As a result, you walk away from a Yin Yoga practice feeling calmer, stronger and can often notice improvements in your sleep and digestion—the aspects ruled by your parasympathetic nervous system—right away. (For more on the connection between digestion and sleep, you can read this article ).
And when you sleep and digest better, you move with greater clarity and focus throughout your life.
Greater Freedom of Movement
Yin Yoga postures focus primarily on releasing and lengthening the hips, pelvis and lower spine. These areas hold a lot of latency—unresolved physical and emotional trauma that can over time inhibit your range of motion.
Most books describe the practice of Yin Yoga in relation to the Primary Meridians, which are the main channels that are addressed and treated in Traditional Chinese Medicine. However, from the point of view of Classical Chinese Medicine, movement practice would be insufficient to access or treat the Primary Meridians.
The classics of Chinese Medicine describe complement channels, which include the Sinew, Luo, Divergent and Eight Extraordinary Channels. Of these, the Sinew Channels control the movement of the Wei, or defensive Qi, and our movement.
The sinews conduct Wei Qi and are the first to respond to exogenous pathogenic factors, or EPFs, that enter the body from the external environment. As these pathogenic factors internalize, they inhibit movement and therefore the Sinew Channels must be addressed in order to liberate your movement.
Emotions can also be addressed through the Sinew Channels but the primary benefit of freeing the Sinew Channels is to develop freedom of movement and therefore greater flexibility in both the body and mind.
So the emphasis in learning about the Sinew Channels in relationship to Yin Yoga practice is to be able to free these channels so you can find greater freedom of movement in all aspects of your life.
Distraction (often called traction) is one of the focuses in Yin Yoga and is the application of a long-held stress that tends to pull bones apart. A study published in Isfahan, Iran found that distraction stimulates both the growth of bones and their associated ligaments.
Greater Mental Clarity & Focus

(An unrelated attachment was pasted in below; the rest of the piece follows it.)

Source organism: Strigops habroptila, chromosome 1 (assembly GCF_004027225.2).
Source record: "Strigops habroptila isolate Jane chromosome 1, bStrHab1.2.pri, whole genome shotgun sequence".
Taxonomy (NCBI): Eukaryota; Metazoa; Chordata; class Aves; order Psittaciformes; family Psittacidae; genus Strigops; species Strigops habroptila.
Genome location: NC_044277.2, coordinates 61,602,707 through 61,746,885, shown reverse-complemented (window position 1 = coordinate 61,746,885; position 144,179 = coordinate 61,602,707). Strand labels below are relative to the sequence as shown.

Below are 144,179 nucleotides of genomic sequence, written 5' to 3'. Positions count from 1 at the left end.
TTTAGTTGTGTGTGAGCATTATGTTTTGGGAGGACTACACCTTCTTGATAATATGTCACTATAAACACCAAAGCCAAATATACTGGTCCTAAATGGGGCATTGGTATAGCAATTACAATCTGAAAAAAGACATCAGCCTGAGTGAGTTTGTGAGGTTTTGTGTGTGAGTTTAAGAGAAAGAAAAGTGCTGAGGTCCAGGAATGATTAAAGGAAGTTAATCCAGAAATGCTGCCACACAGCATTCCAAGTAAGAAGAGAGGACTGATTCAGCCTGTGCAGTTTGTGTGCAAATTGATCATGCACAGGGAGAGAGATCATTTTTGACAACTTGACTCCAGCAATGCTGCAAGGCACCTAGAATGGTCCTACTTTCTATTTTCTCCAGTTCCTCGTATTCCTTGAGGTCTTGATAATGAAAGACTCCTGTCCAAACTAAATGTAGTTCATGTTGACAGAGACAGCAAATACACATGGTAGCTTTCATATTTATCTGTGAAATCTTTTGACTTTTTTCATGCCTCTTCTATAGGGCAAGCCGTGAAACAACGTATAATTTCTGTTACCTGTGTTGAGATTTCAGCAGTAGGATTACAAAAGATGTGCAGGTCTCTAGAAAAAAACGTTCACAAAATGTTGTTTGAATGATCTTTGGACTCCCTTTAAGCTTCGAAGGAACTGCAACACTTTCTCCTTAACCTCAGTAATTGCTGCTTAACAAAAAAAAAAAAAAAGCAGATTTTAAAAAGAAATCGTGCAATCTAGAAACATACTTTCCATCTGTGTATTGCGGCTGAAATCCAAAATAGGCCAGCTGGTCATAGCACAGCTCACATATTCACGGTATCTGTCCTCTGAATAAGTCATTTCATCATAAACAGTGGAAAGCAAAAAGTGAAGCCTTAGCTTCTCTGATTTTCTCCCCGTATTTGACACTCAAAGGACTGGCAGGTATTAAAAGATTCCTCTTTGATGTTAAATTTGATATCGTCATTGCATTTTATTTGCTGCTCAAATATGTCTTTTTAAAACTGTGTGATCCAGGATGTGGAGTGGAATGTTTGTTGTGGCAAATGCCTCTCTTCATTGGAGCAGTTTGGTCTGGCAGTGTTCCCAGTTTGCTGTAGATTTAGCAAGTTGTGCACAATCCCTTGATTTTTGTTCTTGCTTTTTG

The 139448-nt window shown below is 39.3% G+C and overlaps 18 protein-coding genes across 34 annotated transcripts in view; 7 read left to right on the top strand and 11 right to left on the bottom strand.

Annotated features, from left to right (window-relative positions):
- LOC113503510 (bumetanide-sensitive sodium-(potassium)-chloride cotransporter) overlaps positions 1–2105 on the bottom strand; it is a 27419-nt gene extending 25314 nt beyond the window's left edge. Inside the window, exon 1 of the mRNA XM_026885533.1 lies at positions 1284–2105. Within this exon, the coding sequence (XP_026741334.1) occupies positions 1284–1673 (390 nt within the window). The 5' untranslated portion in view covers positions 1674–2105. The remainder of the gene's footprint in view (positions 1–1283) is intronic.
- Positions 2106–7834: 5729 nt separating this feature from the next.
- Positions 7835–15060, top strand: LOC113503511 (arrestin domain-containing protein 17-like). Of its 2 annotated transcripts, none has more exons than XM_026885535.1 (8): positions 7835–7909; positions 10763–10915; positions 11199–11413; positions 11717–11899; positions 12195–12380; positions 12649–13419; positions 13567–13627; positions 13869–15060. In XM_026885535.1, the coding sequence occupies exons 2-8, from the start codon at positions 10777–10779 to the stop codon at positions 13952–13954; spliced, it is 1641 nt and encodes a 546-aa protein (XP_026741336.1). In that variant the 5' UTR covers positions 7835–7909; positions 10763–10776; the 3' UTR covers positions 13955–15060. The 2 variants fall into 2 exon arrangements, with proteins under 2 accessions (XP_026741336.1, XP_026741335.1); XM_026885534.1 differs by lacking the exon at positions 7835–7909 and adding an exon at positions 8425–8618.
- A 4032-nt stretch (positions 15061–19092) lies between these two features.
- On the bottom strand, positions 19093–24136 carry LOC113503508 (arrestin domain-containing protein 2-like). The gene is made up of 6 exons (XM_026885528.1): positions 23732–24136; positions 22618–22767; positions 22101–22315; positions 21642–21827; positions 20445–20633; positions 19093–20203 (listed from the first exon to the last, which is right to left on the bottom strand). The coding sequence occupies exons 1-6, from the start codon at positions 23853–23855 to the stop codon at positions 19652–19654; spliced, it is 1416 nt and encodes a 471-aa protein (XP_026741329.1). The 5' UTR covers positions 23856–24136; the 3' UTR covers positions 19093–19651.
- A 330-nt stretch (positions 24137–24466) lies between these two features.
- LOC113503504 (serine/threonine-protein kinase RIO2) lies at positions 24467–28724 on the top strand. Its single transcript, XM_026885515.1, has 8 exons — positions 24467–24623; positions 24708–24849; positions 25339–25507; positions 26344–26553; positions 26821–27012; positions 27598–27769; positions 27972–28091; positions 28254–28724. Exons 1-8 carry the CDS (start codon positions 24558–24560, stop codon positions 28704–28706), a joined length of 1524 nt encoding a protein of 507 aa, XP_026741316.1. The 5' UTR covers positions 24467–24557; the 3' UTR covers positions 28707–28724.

Practicing Yin Yoga can be challenging because the poses are held for minutes, releasing layers of tension and latent emotions that are held deep within the body’s fascia.
The primary tool that helps ease the challenge is breath awareness, which anchors you into the present moment.
Through breath awareness, you’re guided to ‘play your edge’, or to move to a point that challenges you physically while still taking deep, conscious breaths.
Consistent practice in this way builds mental focus and clarity and will help you move through each day with both a stronger body and calmer mind.
1. Daiva Daukantaitė, Una Tellhed, Rachel E. Maddux, Thomas Svensson, and Olle Melander. Five-week yin yoga-based interventions decreased plasma adrenomedullin and increased psychological health in stressed adults: A randomized controlled trial. PLoS One. 2018; 13(7): e0200518. Published online 2018 Jul 18. doi: 10.1371/journal.pone.0200518
2. Subodh Shankar Natu, Iqbal Ali, Sarwar Alam, Kolli Yada Giri, Anshita Agarwal, and Vrishali Ajit Kulkarni. The biology of distraction osteogenesis for correction of mandibular and craniomaxillofacial defects: A review. Dent Res J (Isfahan). 2014 Jan-Feb; 11(1): 16–26.
Setareh Moafi, Ph.D., L.Ac. is Co-Owner and Director of A Center for Natural Healing in Santa Clara, California, a health and wellness clinic that specializes in Classical Chinese Medicine and Traditional Japanese Acupuncture. Setareh offers clinical services and transformational workshops that blend the ancient practices of Classical Chinese Medicine and Yoga. More information at www.setarehmoafi.com and www.acenterfornaturalhealing.com.